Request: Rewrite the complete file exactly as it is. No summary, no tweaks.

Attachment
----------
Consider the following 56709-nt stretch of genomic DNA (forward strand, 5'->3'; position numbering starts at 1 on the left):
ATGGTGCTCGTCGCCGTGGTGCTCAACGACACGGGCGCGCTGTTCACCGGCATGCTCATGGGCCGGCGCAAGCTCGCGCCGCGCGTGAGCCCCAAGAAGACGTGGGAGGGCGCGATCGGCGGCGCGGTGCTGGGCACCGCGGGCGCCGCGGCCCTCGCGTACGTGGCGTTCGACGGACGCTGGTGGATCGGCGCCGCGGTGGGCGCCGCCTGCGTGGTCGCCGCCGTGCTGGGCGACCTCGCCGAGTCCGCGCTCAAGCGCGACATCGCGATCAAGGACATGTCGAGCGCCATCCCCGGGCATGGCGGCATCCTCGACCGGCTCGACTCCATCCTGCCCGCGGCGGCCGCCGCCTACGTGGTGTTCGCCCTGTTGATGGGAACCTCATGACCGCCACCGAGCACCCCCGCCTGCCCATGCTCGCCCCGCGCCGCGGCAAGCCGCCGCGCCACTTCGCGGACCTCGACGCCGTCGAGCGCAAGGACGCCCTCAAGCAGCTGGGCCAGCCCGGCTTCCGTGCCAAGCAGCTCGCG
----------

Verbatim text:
Consider the following 56709-nt stretch of genomic DNA (forward strand, 5'->3'; position numbering starts at 1 on the left):
ATGGTGCTCGTCGCCGTGGTGCTCAACGACACGGGCGCGCTGTTCACCGGCATGCTCATGGGCCGGCGCAAGCTCGCGCCGCGCGTGAGCCCCAAGAAGACGTGGGAGGGCGCGATCGGCGGCGCGGTGCTGGGCACCGCGGGCGCCGCGGCCCTCGCGTACGTGGCGTTCGACGGACGCTGGTGGATCGGCGCCGCGGTGGGCGCCGCCTGCGTGGTCGCCGCCGTGCTGGGCGACCTCGCCGAGTCCGCGCTCAAGCGCGACATCGCGATCAAGGACATGTCGAGCGCCATCCCCGGGCATGGCGGCATCCTCGACCGGCTCGACTCCATCCTGCCCGCGGCGGCCGCCGCCTACGTGGTGTTCGCCCTGTTGATGGGAACCTCATGACCGCCACCGAGCACCCCCGCCTGCCCATGCTCGCCCCGCGCCGCGGCAAGCCGCCGCGCCACTTCGCGGACCTCGACGCCGTCGAGCGCAAGGACGCCCTCAAGCAGCTGGGCCAGCCCGGCTTCCGTGCCAAGCAGCTCGCG